(3) Ron Paul—even though he would be too old—and too liberatrian—for many Republicans?
    (4) Herman “I’ve never been elected to office” Cain?
    (5) Rick Perry—even though the records of the 3 Texans we’ve elected in the last 50 years–Lyndon Johnson and the two Bushes—were less then stellar?

    Perhaps they can tell us how a “real conservative” would win a state like California (55 electoral votes), which McCain and Romney both lost by more than 3 million votes—and which routinely elects one of the most far-Left senators, Barbara Boxer. Or New York state (29 electoral votes), which is one of the most liberal big states in the US—and which McCain and Romney each lost by about 2 million votes. Or Illinois (20 electoral votes), dominated by liberal Chicago. Those types of states simply are not going to vote for Jesse Helms-like GOP presidential candidates, or so-called “real” conservatives.. And ditto with 15 other states whiche have voted Democratic for presdient in the last 6 presidential elections. No, Romney, was not the perfect candidate—there is no such person–but ranting about his miscues and RINOs is not exactly going to boost GOP chances in 2016—and unless the GOP finds a way to pick off some of the 20-odd states that have voted Democratic in all or most of the last 6 presidential elections, it faces steep odds in 2016 whether a “real” conservative or a “less than real” one is nominated.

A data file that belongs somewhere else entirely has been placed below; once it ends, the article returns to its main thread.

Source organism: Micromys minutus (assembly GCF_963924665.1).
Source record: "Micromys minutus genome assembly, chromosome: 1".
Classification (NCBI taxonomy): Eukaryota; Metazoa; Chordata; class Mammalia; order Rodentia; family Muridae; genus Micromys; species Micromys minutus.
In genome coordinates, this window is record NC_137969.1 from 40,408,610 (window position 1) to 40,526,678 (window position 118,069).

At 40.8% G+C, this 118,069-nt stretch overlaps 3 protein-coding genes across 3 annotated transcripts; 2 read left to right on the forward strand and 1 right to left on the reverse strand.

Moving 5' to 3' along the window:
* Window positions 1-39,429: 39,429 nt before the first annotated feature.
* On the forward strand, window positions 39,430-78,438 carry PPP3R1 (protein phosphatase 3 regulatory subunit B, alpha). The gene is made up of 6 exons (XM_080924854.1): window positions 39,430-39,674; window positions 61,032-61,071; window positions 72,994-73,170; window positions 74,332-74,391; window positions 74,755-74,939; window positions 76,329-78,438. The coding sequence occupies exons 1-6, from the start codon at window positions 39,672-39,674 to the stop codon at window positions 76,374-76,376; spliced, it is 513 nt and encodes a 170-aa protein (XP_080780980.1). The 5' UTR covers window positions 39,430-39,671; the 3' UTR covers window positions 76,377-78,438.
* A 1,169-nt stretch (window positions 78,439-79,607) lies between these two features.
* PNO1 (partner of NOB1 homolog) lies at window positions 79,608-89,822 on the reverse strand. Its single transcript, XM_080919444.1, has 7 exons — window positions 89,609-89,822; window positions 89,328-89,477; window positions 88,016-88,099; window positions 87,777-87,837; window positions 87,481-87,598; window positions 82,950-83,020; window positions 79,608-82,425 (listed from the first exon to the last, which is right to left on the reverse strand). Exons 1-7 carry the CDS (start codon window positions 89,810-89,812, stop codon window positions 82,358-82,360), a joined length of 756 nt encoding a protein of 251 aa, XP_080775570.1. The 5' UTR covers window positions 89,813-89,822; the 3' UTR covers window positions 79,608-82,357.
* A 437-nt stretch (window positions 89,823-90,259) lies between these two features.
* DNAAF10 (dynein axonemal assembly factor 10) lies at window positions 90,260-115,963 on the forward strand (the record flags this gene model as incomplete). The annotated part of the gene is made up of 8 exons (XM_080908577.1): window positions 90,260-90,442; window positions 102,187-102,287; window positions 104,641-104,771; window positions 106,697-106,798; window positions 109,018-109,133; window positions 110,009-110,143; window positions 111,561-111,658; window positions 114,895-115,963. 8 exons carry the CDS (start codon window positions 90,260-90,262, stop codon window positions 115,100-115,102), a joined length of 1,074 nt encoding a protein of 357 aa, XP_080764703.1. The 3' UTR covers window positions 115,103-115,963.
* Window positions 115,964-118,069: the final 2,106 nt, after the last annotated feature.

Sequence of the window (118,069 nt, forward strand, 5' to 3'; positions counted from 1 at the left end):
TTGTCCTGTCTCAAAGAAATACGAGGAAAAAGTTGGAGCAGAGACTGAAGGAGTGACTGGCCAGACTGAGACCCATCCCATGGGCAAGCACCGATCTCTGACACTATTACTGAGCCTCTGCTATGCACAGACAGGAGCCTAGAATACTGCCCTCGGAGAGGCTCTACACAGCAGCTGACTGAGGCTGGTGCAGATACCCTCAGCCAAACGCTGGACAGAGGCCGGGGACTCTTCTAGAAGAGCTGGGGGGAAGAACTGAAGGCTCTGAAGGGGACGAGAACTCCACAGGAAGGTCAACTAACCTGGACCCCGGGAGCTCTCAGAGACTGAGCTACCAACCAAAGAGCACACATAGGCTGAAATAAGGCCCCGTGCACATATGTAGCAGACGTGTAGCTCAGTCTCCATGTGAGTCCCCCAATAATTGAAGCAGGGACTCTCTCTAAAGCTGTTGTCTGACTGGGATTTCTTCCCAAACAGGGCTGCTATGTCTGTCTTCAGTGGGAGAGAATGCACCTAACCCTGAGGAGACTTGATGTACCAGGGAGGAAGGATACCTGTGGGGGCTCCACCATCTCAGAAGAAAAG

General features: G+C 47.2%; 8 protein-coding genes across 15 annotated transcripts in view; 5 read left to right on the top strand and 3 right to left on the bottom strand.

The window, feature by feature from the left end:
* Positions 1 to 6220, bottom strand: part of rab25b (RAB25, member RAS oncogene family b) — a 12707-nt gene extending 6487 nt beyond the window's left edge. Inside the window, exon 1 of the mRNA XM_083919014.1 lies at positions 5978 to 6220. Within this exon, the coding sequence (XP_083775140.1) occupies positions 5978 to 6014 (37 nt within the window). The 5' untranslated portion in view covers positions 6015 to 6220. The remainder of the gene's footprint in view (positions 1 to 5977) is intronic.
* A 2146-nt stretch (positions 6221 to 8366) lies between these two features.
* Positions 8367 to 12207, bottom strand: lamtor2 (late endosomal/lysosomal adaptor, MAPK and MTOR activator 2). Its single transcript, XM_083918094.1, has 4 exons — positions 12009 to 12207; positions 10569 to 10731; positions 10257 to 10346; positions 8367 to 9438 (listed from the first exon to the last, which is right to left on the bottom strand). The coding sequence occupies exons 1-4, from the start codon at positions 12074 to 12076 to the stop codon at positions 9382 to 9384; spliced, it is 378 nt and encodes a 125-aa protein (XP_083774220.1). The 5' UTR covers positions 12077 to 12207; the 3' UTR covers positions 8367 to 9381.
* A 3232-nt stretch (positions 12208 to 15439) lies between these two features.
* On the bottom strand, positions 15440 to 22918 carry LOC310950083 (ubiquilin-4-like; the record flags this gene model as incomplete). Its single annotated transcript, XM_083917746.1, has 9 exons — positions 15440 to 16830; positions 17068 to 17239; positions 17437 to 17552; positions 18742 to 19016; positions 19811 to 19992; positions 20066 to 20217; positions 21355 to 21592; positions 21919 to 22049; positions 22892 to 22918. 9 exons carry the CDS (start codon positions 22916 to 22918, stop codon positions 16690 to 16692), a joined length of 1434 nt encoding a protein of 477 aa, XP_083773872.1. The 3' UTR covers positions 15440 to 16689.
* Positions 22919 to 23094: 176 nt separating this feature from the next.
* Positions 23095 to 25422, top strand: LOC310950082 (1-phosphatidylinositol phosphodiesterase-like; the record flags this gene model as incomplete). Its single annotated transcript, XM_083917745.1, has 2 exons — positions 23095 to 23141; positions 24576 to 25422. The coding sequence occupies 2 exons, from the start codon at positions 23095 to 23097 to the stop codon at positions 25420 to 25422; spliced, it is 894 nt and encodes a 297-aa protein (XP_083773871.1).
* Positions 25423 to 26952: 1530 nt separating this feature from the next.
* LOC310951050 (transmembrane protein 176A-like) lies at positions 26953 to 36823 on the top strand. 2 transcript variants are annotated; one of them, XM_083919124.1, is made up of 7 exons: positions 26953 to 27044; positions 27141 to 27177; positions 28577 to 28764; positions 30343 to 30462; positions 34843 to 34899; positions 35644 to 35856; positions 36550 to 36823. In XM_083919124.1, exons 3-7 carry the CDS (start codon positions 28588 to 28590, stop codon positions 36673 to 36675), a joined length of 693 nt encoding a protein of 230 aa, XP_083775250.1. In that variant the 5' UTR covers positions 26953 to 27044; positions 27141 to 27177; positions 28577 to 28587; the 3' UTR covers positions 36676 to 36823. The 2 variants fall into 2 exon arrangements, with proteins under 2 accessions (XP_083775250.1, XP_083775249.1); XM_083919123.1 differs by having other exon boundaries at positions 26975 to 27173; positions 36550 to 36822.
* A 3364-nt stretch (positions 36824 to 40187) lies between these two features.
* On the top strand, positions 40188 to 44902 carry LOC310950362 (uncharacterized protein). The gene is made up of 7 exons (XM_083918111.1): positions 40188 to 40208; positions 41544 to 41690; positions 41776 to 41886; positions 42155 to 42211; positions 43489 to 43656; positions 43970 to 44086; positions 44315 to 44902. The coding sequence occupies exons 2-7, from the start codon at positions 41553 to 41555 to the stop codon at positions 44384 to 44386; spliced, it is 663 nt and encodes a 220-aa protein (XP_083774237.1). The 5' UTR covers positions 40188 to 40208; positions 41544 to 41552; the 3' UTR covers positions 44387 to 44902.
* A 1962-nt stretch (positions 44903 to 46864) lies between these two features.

• pettifogger says:

      I’m saying pretty much the opposite.

      I don’t want a John McCain (not conservative) nor a Rick Perry (heavy on social conservatism). But, I’m not one ready to get rid of Christie or Rubio because they are doing something a little outside of the party mantra. On a lot of things, Mitt was a watered down Republican. I supported Mitt as far back as 2005, but we always knew he had a connection issue. Economically he was probably the correct choice, but he just couldn’t drive it home, and we didn’t get folks out to vote. That was the difference.

      I don’t believe that the GOP has to sacrifice its positions to win elections, but I also don’t buy into the idea that the reason people vote democrat is because we’re not giving them a staunch enough choice. I want our next candidate to strike on the issues people care about (economy, jobs), and then let them know that we’re not going to force our positions on other issues down their throat, but we are going to use that opportunity to try and persuade them on the merits of our policies. I don’t want to be deceptive about it, we’re selling our ideas to the country.

      • Lea Thrace says:

        While I agree with 99% of what this comment says, I also think you should be realistic. The Republican party has become less about new ideas that espouse conservatism and more about playing to the base. And playing to the base is all about shoving the social issues down other peoples throats.

        This is why while I voted for McCain version 1.0, I could bring myself to vote for version 2.0 from 2008. That guy’s (campaign) message became about not focusing on the economy. Same with Romney. Governor Romney was a pretty decent executive at the state level. Moderate and reasonable. But he had to play to the base and make a hard right during the bruising primary. Pres. Candidate Romney became all of the things that I hate to see in a candidate. It was disappointing.

        And I unfortunately do not see it getting better. I see an unfortunate race to the bottom (furthest right) in future candidates.

  4. Doug Deal says:

    So the answer to the RNC is to silence dissent and pretend it doesn’t exist. Isn’t that like turning of the fire alarm because you have too many fires?

Comments are closed.